For years, articles have been written about jealousy between those with families who need "family time" and those without families who are left to "pick up the slack." I started my family 10 years after getting into IT, so I've seen and understand both sides. Those with families who attempt to forgo family time will pay the price in a lot of ways. Stress levels will increase as they try to make up for this lost time. And those all-important family ties will begin to suffer, leading to an employee who is bitter and disengaged and wondering why he can't ever eat with his kids. If you want to avoid burnout, embrace and enjoy time with your family.
6: Fail to watch your health
How many of you exercise every day? How many of you watch every calorie you eat? How many of you weigh more than you did when you started your current job? This is one rule I've broken so badly it's not even funny. Since leaving my previous position, I've made it a point to eat better and have started losing weight. If you're in a stressful job, you may be a "stress eater," and you may suffer from the fact that stress can lead to weight gain and other health problems if not properly managed. So do what you can to get some exercise (take the stairs, walk to lunch, etc.) and try to eat better and not chow down on junk food while you work. This is much easier said than done!
7: Forgo hobbies
For me, tech started as a hobby before becoming my career. But I sometimes wonder if I need something else outside IT to keep me going. I'm an IT executive by position, but I love playing with tech toys every so often. That's one of the reasons I write. I get to learn more and play with cool new stuff. Find something you enjoy doing and make a point of doing it! For Christmas, my parents visited me and my family and brought us a cool new radio-controlled helicopter. It's really nice and could be the beginning of a new hobby for me.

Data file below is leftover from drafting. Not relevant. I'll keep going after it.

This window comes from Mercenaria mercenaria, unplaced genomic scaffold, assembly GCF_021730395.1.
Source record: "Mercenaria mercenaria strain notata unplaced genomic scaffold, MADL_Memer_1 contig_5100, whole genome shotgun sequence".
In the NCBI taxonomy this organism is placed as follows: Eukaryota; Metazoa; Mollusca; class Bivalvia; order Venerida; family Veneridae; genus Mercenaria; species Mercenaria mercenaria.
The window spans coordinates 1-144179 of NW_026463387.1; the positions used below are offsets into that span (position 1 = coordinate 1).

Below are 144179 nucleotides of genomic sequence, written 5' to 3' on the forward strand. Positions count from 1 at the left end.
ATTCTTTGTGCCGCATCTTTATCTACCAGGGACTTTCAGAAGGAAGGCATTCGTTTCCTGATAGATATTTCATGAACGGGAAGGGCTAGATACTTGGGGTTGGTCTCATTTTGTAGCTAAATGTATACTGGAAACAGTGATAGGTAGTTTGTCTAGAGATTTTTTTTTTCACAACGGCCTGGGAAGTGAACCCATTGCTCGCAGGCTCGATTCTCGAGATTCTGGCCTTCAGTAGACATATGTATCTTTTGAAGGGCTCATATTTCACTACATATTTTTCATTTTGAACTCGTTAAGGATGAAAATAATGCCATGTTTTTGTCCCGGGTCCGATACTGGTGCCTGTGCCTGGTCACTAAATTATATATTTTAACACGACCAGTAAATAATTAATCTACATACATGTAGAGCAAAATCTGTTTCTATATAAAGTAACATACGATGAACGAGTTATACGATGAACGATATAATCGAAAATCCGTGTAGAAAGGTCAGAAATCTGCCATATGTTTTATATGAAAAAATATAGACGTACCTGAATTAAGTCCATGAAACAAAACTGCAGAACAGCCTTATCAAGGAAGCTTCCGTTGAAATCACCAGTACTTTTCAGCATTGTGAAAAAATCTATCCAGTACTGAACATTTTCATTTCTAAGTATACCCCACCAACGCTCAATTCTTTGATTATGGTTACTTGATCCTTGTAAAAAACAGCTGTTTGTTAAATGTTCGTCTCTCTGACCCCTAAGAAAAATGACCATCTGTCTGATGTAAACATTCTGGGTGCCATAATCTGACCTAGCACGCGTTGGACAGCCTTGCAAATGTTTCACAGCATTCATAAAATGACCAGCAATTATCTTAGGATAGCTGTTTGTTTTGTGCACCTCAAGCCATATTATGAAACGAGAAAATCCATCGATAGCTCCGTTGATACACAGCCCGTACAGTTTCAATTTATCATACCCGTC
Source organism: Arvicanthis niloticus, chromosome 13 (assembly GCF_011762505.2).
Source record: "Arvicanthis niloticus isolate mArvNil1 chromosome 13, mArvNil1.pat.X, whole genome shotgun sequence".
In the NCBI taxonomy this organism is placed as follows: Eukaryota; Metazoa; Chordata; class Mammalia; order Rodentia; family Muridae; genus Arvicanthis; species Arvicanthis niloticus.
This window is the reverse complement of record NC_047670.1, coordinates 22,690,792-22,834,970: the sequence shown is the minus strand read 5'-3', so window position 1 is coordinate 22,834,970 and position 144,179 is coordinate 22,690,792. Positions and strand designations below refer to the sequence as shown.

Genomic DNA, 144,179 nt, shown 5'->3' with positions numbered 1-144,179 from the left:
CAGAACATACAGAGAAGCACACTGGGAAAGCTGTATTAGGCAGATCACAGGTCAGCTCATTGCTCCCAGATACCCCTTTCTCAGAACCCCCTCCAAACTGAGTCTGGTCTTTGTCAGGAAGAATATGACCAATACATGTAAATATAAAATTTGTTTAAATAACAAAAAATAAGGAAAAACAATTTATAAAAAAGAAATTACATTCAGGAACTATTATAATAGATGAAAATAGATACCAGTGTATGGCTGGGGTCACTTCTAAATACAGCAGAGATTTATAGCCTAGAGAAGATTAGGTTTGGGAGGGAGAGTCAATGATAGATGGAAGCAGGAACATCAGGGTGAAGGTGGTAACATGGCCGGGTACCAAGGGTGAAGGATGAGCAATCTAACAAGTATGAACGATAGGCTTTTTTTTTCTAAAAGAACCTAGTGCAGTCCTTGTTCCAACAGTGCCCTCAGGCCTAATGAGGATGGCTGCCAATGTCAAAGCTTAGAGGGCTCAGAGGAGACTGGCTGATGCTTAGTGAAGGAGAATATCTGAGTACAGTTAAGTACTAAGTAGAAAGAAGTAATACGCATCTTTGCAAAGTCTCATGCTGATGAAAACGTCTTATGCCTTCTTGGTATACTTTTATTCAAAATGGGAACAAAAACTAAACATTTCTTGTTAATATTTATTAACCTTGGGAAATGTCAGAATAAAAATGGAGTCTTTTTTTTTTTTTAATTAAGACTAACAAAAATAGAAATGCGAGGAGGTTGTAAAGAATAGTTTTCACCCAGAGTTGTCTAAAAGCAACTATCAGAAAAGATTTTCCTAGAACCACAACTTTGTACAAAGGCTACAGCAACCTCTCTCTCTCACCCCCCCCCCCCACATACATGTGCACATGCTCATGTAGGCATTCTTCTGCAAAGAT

8: Go it alone
Being a CIO can be really lonely sometimes. A lot of people in the organization really have no idea what we do and we're often left to our own devices. Still, there are a lot of ways you can keep the solitude at bay and make your job easier at the same time:
- Find a trusted colleague and become friends. This works if you're both at the same level in the organization or outside each other's chain of command.
- Attend local users' group meetings for things that interest you.
- Find a network of peers in other similar organizations and work together, if possible. (This is common in higher ed, but it might not translate to other verticals.)
- Use consultants when you need to. Not everything needs to be "built here."
If nothing else, these people can be good sounding boards to help you keep your direction positive.
9: Create unrealistic expectations
Expectation management is one of the hardest things to get right. You need to make sure that people realize you're working with a sense of urgency. But at the same time, you don't want to burn yourself out or overtax your staff. If you create unrealistic expectations by overpromising or under-delivering, you're going to stress yourself out to the point of exhaustion and your staff will not thank you for the extra work.
10: Pull all-nighters
There was a time when I would pull all-nighters to get a job done. With the very rare exception, I don't do this anymore. Besides the fact that I pay the price for days afterward, I unintentionally set an expectation that this is the norm when, in fact, it's not. Constant all-nighters are a sign that something is terribly wrong. Either your organization has no clue how to schedule work or you've taken on too much. Fix it before you burn yourself out. Sure, the occasional all-nighter may still happen from time to time -- but don't let it become routine.
Other habits that lead to burnout?
Do the things on this list sound familiar? What other practices have you followed that stressed you to the breaking point?